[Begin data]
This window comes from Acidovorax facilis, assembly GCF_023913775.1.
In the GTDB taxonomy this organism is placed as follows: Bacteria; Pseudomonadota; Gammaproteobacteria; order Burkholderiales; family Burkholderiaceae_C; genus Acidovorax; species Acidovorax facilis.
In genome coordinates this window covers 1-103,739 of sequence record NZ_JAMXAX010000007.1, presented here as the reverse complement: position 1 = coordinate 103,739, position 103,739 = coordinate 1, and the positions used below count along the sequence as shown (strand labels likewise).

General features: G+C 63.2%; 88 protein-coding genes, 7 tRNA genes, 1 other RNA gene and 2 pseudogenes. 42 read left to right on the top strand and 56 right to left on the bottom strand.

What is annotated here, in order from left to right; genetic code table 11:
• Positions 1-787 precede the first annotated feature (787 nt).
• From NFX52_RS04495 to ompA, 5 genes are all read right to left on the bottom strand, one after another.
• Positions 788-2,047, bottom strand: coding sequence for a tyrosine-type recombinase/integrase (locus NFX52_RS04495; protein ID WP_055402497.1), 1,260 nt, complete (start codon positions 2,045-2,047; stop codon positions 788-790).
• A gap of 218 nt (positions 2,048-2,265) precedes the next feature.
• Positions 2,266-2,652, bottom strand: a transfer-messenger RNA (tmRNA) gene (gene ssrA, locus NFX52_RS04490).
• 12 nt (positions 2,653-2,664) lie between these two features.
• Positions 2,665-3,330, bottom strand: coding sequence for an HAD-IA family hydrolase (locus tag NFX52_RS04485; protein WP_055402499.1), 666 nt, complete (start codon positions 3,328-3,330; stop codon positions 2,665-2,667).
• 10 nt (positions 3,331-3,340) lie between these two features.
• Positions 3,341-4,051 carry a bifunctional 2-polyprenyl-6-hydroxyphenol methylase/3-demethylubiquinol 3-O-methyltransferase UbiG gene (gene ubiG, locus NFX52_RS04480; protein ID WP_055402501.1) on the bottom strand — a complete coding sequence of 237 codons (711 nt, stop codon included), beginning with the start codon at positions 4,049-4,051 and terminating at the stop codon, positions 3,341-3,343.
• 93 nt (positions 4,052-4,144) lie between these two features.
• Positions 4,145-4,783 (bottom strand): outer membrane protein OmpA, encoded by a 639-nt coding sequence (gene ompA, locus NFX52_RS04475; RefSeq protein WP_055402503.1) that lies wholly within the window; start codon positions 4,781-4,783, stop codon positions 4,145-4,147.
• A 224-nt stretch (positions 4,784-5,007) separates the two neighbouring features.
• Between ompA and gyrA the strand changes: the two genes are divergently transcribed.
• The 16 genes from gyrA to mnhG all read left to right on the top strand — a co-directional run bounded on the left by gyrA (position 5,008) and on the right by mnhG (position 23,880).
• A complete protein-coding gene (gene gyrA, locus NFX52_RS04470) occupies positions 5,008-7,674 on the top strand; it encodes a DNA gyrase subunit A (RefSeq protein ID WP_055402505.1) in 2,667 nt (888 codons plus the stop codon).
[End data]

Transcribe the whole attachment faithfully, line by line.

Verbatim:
This window comes from Acidovorax facilis, assembly GCF_023913775.1.
In the GTDB taxonomy this organism is placed as follows: Bacteria; Pseudomonadota; Gammaproteobacteria; order Burkholderiales; family Burkholderiaceae_C; genus Acidovorax; species Acidovorax facilis.
In genome coordinates this window covers 1-103,739 of sequence record NZ_JAMXAX010000007.1, presented here as the reverse complement: position 1 = coordinate 103,739, position 103,739 = coordinate 1, and the positions used below count along the sequence as shown (strand labels likewise).

General features: G+C 63.2%; 88 protein-coding genes, 7 tRNA genes, 1 other RNA gene and 2 pseudogenes. 42 read left to right on the top strand and 56 right to left on the bottom strand.

What is annotated here, in order from left to right; genetic code table 11:
• Positions 1-787 precede the first annotated feature (787 nt).
• From NFX52_RS04495 to ompA, 5 genes are all read right to left on the bottom strand, one after another.
• Positions 788-2,047, bottom strand: coding sequence for a tyrosine-type recombinase/integrase (locus NFX52_RS04495; protein ID WP_055402497.1), 1,260 nt, complete (start codon positions 2,045-2,047; stop codon positions 788-790).
• A gap of 218 nt (positions 2,048-2,265) precedes the next feature.
• Positions 2,266-2,652, bottom strand: a transfer-messenger RNA (tmRNA) gene (gene ssrA, locus NFX52_RS04490).
• 12 nt (positions 2,653-2,664) lie between these two features.
• Positions 2,665-3,330, bottom strand: coding sequence for an HAD-IA family hydrolase (locus tag NFX52_RS04485; protein WP_055402499.1), 666 nt, complete (start codon positions 3,328-3,330; stop codon positions 2,665-2,667).
• 10 nt (positions 3,331-3,340) lie between these two features.
• Positions 3,341-4,051 carry a bifunctional 2-polyprenyl-6-hydroxyphenol methylase/3-demethylubiquinol 3-O-methyltransferase UbiG gene (gene ubiG, locus NFX52_RS04480; protein ID WP_055402501.1) on the bottom strand — a complete coding sequence of 237 codons (711 nt, stop codon included), beginning with the start codon at positions 4,049-4,051 and terminating at the stop codon, positions 3,341-3,343.
• 93 nt (positions 4,052-4,144) lie between these two features.
• Positions 4,145-4,783 (bottom strand): outer membrane protein OmpA, encoded by a 639-nt coding sequence (gene ompA, locus NFX52_RS04475; RefSeq protein WP_055402503.1) that lies wholly within the window; start codon positions 4,781-4,783, stop codon positions 4,145-4,147.
• A 224-nt stretch (positions 4,784-5,007) separates the two neighbouring features.
• Between ompA and gyrA the strand changes: the two genes are divergently transcribed.
• The 16 genes from gyrA to mnhG all read left to right on the top strand — a co-directional run bounded on the left by gyrA (position 5,008) and on the right by mnhG (position 23,880).
• A complete protein-coding gene (gene gyrA, locus NFX52_RS04470) occupies positions 5,008-7,674 on the top strand; it encodes a DNA gyrase subunit A (RefSeq protein ID WP_055402505.1) in 2,667 nt (888 codons plus the stop codon).